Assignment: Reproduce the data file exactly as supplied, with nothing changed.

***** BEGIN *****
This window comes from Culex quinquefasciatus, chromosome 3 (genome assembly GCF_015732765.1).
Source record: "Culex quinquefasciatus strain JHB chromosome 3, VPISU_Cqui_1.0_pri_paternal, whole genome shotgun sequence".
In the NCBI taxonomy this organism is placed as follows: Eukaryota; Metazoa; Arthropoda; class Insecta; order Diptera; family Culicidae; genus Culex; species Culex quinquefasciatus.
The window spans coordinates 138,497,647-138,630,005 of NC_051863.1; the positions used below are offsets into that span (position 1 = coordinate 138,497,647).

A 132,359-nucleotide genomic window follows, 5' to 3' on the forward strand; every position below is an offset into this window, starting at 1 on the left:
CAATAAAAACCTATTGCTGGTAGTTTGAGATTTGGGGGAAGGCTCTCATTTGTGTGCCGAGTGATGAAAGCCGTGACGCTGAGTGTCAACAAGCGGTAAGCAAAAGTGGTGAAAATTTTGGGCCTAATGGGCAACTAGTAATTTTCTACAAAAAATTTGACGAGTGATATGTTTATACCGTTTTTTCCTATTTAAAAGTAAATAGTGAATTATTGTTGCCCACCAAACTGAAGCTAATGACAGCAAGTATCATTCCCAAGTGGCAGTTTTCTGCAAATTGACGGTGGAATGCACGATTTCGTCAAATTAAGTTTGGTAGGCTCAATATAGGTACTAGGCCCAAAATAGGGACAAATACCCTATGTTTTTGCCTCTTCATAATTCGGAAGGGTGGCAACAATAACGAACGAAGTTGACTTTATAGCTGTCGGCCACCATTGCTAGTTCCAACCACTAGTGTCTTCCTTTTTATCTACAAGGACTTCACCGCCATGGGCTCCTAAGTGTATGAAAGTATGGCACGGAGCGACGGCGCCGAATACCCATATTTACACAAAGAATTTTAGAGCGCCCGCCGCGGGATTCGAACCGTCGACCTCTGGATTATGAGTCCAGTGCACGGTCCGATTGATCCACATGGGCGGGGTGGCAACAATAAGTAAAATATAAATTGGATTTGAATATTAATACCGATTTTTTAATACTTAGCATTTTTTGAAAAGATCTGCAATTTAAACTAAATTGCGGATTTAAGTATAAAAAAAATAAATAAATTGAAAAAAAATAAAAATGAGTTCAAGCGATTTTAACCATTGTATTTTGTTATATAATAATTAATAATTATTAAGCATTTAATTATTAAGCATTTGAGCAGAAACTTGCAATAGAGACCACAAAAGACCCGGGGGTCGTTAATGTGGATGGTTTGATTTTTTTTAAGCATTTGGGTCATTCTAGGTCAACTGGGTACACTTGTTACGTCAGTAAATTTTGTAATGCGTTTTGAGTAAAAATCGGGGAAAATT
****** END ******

This window comes from Culex quinquefasciatus, chromosome 3 (genome assembly GCF_015732765.1).
Source record: "Culex quinquefasciatus strain JHB chromosome 3, VPISU_Cqui_1.0_pri_paternal, whole genome shotgun sequence".
In the NCBI taxonomy this organism is placed as follows: Eukaryota; Metazoa; Arthropoda; class Insecta; order Diptera; family Culicidae; genus Culex; species Culex quinquefasciatus.
The window spans coordinates 138,497,647-138,630,005 of NC_051863.1; the positions used below are offsets into that span (position 1 = coordinate 138,497,647).

A 132,359-nucleotide genomic window follows, 5' to 3' on the forward strand; every position below is an offset into this window, starting at 1 on the left:
CAATAAAAACCTATTGCTGGTAGTTTGAGATTTGGGGGAAGGCTCTCATTTGTGTGCCGAGTGATGAAAGCCGTGACGCTGAGTGTCAACAAGCGGTAAGCAAAAGTGGTGAAAATTTTGGGCCTAATGGGCAACTAGTAATTTTCTACAAAAAATTTGACGAGTGATATGTTTATACCGTTTTTTCCTATTTAAAAGTAAATAGTGAATTATTGTTGCCCACCAAACTGAAGCTAATGACAGCAAGTATCATTCCCAAGTGGCAGTTTTCTGCAAATTGACGGTGGAATGCACGATTTCGTCAAATTAAGTTTGGTAGGCTCAATATAGGTACTAGGCCCAAAATAGGGACAAATACCCTATGTTTTTGCCTCTTCATAATTCGGAAGGGTGGCAACAATAACGAACGAAGTTGACTTTATAGCTGTCGGCCACCATTGCTAGTTCCAACCACTAGTGTCTTCCTTTTTATCTACAAGGACTTCACCGCCATGGGCTCCTAAGTGTATGAAAGTATGGCACGGAGCGACGGCGCCGAATACCCATATTTACACAAAGAATTTTAGAGCGCCCGCCGCGGGATTCGAACCGTCGACCTCTGGATTATGAGTCCAGTGCACGGTCCGATTGATCCACATGGGCGGGGTGGCAACAATAAGTAAAATATAAATTGGATTTGAATATTAATACCGATTTTTTAATACTTAGCATTTTTTGAAAAGATCTGCAATTTAAACTAAATTGCGGATTTAAGTATAAAAAAAATAAATAAATTGAAAAAAAATAAAAATGAGTTCAAGCGATTTTAACCATTGTATTTTGTTATATAATAATTAATAATTATTAAGCATTTAATTATTAAGCATTTGAGCAGAAACTTGCAATAGAGACCACAAAAGACCCGGGGGTCGTTAATGTGGATGGTTTGATTTTTTTTAAGCATTTGGGTCATTCTAGGTCAACTGGGTACACTTGTTACGTCAGTAAATTTTGTAATGCGTTTTGAGTAAAAATCGGGGAAAATT